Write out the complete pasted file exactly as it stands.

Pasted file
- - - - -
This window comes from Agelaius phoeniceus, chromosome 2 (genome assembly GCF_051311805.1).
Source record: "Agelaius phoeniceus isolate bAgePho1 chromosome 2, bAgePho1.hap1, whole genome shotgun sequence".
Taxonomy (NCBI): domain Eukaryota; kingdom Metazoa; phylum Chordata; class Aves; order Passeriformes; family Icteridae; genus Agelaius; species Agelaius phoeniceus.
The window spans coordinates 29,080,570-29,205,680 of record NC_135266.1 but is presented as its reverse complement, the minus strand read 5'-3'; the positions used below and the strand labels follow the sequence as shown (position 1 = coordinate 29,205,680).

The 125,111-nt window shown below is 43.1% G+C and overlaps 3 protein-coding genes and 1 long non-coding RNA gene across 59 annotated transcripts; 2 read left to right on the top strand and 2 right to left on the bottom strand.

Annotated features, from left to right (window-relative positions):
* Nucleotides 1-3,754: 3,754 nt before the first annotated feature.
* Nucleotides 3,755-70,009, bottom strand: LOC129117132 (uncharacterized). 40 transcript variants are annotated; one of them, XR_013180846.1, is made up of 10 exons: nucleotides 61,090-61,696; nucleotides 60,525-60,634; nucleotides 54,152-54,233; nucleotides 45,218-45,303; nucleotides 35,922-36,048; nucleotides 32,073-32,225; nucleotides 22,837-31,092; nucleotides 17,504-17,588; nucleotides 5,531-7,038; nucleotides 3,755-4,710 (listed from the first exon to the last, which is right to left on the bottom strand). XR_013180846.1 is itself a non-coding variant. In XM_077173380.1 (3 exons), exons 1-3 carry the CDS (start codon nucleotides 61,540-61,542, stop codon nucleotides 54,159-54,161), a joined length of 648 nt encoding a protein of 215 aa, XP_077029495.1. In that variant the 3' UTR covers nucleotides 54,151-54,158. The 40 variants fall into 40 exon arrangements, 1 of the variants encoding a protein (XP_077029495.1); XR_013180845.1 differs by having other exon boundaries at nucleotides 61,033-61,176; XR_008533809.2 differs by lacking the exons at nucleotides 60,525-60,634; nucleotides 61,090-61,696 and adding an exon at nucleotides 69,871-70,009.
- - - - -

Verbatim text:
This window comes from Agelaius phoeniceus, chromosome 2 (genome assembly GCF_051311805.1).
Source record: "Agelaius phoeniceus isolate bAgePho1 chromosome 2, bAgePho1.hap1, whole genome shotgun sequence".
Taxonomy (NCBI): domain Eukaryota; kingdom Metazoa; phylum Chordata; class Aves; order Passeriformes; family Icteridae; genus Agelaius; species Agelaius phoeniceus.
The window spans coordinates 29,080,570-29,205,680 of record NC_135266.1 but is presented as its reverse complement, the minus strand read 5'-3'; the positions used below and the strand labels follow the sequence as shown (position 1 = coordinate 29,205,680).

The 125,111-nt window shown below is 43.1% G+C and overlaps 3 protein-coding genes and 1 long non-coding RNA gene across 59 annotated transcripts; 2 read left to right on the top strand and 2 right to left on the bottom strand.

Annotated features, from left to right (window-relative positions):
* Nucleotides 1-3,754: 3,754 nt before the first annotated feature.
* Nucleotides 3,755-70,009, bottom strand: LOC129117132 (uncharacterized). 40 transcript variants are annotated; one of them, XR_013180846.1, is made up of 10 exons: nucleotides 61,090-61,696; nucleotides 60,525-60,634; nucleotides 54,152-54,233; nucleotides 45,218-45,303; nucleotides 35,922-36,048; nucleotides 32,073-32,225; nucleotides 22,837-31,092; nucleotides 17,504-17,588; nucleotides 5,531-7,038; nucleotides 3,755-4,710 (listed from the first exon to the last, which is right to left on the bottom strand). XR_013180846.1 is itself a non-coding variant. In XM_077173380.1 (3 exons), exons 1-3 carry the CDS (start codon nucleotides 61,540-61,542, stop codon nucleotides 54,159-54,161), a joined length of 648 nt encoding a protein of 215 aa, XP_077029495.1. In that variant the 3' UTR covers nucleotides 54,151-54,158. The 40 variants fall into 40 exon arrangements, 1 of the variants encoding a protein (XP_077029495.1); XR_013180845.1 differs by having other exon boundaries at nucleotides 61,033-61,176; XR_008533809.2 differs by lacking the exons at nucleotides 60,525-60,634; nucleotides 61,090-61,696 and adding an exon at nucleotides 69,871-70,009.